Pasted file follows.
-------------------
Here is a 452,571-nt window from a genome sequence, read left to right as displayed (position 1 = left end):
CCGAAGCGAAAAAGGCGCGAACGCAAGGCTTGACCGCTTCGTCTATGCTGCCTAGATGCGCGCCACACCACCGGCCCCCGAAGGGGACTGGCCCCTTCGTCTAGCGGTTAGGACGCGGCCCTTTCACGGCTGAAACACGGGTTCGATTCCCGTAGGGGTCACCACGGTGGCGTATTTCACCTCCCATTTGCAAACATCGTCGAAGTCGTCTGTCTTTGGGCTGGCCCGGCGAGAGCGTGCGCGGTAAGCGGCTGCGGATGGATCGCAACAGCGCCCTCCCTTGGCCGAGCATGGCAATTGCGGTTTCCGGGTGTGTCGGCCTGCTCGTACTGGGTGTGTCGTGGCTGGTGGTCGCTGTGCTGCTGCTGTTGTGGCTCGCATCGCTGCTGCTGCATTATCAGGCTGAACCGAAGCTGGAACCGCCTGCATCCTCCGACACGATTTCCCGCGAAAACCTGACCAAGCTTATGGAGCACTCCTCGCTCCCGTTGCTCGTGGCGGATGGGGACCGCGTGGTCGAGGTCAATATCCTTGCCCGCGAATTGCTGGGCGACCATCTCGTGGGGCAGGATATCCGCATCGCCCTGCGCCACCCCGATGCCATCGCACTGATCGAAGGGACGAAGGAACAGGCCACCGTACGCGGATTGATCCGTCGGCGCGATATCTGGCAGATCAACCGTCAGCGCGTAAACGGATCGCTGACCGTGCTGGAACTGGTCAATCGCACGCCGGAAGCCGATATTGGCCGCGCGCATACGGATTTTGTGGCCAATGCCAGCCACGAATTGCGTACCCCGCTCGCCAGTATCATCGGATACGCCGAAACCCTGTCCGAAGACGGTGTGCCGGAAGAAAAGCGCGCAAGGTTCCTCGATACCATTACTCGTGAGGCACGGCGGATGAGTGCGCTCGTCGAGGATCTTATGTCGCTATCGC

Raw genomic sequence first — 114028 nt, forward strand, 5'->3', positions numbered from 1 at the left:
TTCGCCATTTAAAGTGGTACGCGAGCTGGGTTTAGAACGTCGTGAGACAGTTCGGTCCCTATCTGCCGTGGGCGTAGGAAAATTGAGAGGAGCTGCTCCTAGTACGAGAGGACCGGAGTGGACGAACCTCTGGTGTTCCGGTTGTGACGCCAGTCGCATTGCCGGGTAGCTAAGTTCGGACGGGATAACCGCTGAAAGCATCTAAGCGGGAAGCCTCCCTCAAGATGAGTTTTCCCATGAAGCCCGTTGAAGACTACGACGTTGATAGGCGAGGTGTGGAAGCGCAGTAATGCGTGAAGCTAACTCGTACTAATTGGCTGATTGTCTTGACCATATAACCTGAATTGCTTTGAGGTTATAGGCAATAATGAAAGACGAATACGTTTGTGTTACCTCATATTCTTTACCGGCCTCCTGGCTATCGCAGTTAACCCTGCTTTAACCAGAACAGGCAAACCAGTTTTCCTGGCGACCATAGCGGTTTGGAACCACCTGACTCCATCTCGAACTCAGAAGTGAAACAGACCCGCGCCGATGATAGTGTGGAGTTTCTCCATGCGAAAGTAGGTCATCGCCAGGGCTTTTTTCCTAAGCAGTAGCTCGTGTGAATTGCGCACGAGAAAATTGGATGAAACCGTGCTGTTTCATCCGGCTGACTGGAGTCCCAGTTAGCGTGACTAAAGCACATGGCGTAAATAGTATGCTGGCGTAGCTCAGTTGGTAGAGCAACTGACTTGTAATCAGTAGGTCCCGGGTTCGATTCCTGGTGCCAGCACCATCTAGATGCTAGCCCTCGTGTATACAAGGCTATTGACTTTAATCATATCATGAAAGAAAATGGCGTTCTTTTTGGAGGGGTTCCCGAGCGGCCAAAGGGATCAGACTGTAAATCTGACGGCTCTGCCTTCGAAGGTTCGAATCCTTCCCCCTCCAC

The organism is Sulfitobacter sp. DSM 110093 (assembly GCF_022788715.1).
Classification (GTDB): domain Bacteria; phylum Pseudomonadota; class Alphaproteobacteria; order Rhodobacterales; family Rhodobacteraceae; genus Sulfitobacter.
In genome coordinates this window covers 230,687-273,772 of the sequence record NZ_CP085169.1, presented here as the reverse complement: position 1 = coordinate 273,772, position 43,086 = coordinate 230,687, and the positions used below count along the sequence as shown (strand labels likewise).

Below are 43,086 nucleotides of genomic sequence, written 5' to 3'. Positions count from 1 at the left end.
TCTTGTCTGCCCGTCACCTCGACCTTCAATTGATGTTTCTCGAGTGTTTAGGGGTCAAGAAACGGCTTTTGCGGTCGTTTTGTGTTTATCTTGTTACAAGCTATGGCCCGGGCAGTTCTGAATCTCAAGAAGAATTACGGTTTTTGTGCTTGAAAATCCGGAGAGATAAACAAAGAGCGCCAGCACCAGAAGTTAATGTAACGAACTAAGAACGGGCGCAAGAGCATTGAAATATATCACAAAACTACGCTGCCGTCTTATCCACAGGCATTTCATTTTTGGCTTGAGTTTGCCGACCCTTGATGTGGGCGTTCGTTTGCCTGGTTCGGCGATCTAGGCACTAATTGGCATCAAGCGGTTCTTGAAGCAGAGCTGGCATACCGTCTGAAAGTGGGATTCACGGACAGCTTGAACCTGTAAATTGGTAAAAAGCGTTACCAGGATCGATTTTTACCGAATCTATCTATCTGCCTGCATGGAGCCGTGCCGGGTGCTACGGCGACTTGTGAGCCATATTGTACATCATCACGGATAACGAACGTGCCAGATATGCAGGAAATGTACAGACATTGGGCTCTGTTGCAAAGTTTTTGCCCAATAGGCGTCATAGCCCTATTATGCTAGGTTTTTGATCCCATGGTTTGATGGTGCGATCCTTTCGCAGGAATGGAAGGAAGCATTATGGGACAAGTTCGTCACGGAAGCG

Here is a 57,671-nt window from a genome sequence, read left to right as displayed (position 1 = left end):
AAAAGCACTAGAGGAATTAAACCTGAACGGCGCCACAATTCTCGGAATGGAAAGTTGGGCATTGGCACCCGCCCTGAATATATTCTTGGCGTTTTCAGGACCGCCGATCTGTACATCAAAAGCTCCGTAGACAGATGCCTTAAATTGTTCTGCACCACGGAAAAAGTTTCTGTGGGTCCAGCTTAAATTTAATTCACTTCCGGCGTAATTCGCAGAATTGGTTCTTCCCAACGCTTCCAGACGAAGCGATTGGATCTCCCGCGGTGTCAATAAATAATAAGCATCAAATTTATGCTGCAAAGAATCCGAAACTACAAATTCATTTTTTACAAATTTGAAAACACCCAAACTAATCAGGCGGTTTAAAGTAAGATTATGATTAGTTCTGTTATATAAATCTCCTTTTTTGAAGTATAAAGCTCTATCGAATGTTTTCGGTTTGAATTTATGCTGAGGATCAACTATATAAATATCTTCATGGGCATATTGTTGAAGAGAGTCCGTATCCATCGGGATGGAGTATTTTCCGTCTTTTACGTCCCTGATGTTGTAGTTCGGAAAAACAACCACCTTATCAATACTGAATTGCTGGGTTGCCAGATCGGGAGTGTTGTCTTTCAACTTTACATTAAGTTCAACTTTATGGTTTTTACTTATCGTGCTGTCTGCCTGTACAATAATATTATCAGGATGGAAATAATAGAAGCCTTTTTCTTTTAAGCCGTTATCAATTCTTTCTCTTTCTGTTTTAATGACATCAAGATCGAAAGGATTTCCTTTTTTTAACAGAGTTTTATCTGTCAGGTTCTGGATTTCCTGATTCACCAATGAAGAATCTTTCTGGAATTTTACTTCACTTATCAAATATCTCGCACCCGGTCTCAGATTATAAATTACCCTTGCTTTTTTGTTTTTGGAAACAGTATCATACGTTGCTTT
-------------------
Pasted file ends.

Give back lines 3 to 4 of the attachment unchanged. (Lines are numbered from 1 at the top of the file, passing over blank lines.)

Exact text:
Raw genomic sequence first — 114028 nt, forward strand, 5'->3', positions numbered from 1 at the left:
TTCGCCATTTAAAGTGGTACGCGAGCTGGGTTTAGAACGTCGTGAGACAGTTCGGTCCCTATCTGCCGTGGGCGTAGGAAAATTGAGAGGAGCTGCTCCTAGTACGAGAGGACCGGAGTGGACGAACCTCTGGTGTTCCGGTTGTGACGCCAGTCGCATTGCCGGGTAGCTAAGTTCGGACGGGATAACCGCTGAAAGCATCTAAGCGGGAAGCCTCCCTCAAGATGAGTTTTCCCATGAAGCCCGTTGAAGACTACGACGTTGATAGGCGAGGTGTGGAAGCGCAGTAATGCGTGAAGCTAACTCGTACTAATTGGCTGATTGTCTTGACCATATAACCTGAATTGCTTTGAGGTTATAGGCAATAATGAAAGACGAATACGTTTGTGTTACCTCATATTCTTTACCGGCCTCCTGGCTATCGCAGTTAACCCTGCTTTAACCAGAACAGGCAAACCAGTTTTCCTGGCGACCATAGCGGTTTGGAACCACCTGACTCCATCTCGAACTCAGAAGTGAAACAGACCCGCGCCGATGATAGTGTGGAGTTTCTCCATGCGAAAGTAGGTCATCGCCAGGGCTTTTTTCCTAAGCAGTAGCTCGTGTGAATTGCGCACGAGAAAATTGGATGAAACCGTGCTGTTTCATCCGGCTGACTGGAGTCCCAGTTAGCGTGACTAAAGCACATGGCGTAAATAGTATGCTGGCGTAGCTCAGTTGGTAGAGCAACTGACTTGTAATCAGTAGGTCCCGGGTTCGATTCCTGGTGCCAGCACCATCTAGATGCTAGCCCTCGTGTATACAAGGCTATTGACTTTAATCATATCATGAAAGAAAATGGCGTTCTTTTTGGAGGGGTTCCCGAGCGGCCAAAGGGATCAGACTGTAAATCTGACGGCTCTGCCTTCGAAGGTTCGAATCCTTCCCCCTCCAC